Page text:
Sorin Markov
 
Community Rating:
0.51.01.52.02.53.03.54.04.55.0
Community Rating: 3.855 / 5  (258 votes)
Click here to view ratings and comments.
Card Name:
Sorin Markov
Mana Cost:
3BlackBlackBlack
Converted Mana Cost:
6

Types:
Planeswalker — Sorin
Card Text:
+2: Sorin Markov deals 2 damage to target creature or player and you gain 2 life.
−3: Target opponent's life total becomes 10.
−7: You control target player during that player's next turn.
Loyalty:
4
Expansion:
Rarity:
Mythic Rare
All Sets:
Magic 2012 (Mythic Rare)Zendikar (Mythic Rare)
Card Number:
109
Artist:
Rulings
10/1/2009 If the targeted creature or player is an illegal target by the time Sorin's first ability resolves, the entire ability is countered. You won't gain life.
10/1/2009 For a player's life total to become 10, what actually happens is that the player gains or loses the appropriate amount of life. For example, if the targeted opponent's life total is 4 when this ability resolves, it will cause that player to gain 6 life; alternately, if the targeted player's life total is 17 when this ability resolves, it will cause that player to lose 7 life. Other cards that interact with life gain or life loss will interact with this effect accordingly.
10/1/2009 Sorin's third ability allows you to control another player. This effect applies to the next turn that the affected player actually takes.
10/1/2009 The player who is being controlled is still the active player.
10/1/2009 While controlling another player, you also continue to make your own choices and decisions.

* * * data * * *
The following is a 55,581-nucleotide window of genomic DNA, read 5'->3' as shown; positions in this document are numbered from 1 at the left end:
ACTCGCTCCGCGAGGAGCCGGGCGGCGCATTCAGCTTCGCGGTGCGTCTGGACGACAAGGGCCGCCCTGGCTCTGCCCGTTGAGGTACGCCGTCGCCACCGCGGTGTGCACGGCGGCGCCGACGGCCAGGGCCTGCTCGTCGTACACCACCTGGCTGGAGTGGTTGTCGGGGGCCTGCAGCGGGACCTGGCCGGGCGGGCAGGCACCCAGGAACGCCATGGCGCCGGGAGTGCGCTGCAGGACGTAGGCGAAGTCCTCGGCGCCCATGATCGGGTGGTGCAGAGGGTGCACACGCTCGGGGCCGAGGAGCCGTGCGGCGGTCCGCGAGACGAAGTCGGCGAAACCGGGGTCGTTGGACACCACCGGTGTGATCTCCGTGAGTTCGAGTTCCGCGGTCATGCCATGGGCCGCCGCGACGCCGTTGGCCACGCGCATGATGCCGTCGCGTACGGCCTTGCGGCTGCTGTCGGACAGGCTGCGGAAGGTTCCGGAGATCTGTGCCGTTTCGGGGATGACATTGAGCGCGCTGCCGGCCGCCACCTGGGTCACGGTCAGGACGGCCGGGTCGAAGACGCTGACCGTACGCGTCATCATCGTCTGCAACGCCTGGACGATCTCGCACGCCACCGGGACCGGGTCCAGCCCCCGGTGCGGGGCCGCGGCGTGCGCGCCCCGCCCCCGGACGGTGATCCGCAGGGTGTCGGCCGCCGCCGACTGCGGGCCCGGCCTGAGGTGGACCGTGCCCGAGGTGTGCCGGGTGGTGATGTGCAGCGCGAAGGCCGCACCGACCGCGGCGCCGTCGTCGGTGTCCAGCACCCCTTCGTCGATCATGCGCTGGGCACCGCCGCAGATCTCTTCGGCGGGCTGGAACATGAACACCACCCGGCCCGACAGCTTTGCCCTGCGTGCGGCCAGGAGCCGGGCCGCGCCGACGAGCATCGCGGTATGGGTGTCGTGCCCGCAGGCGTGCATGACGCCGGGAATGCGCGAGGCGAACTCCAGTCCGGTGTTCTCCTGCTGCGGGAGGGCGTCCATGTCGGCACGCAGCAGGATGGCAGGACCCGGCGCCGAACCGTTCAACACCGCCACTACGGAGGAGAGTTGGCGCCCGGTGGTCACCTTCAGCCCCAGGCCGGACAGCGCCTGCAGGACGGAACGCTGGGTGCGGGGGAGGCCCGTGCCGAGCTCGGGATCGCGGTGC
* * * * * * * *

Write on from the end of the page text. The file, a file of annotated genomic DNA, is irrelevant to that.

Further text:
10/1/2009 While controlling another player, you make all choices and decisions that player is allowed to make or is told to make during that turn. For example: -- You choose which lands the other player plays. -- You choose which spells the other player casts, and make all decisions as those spells are cast and as they resolve. For example, you choose the value of X for that player's Earthquake, the target for that player's Lightning Bolt, what mana that player spends to cast Day of Judgment, and what card that player gets with Diabolic Tutor. -- You choose which activated abilities the other player activates, and make all decisions as those abilities are activated and as they resolve. For example, you can have your opponent sacrifice his or her creatures to his or her Vampire Aristocrat or have your opponent's Caller of Gales give one of your creatures flying. -- You make all decisions for the other player's triggered abilities, including what they target and any decisions made when they resolve. -- You choose which creatures controlled by the other player attack, who or what they attack, and how they assign their combat damage. -- You make any choices and decisions that player would make for any other reason. For example, you could cast Fact or Fiction, choose that player to divide the revealed cards into piles, and thus divide those cards into piles yourself.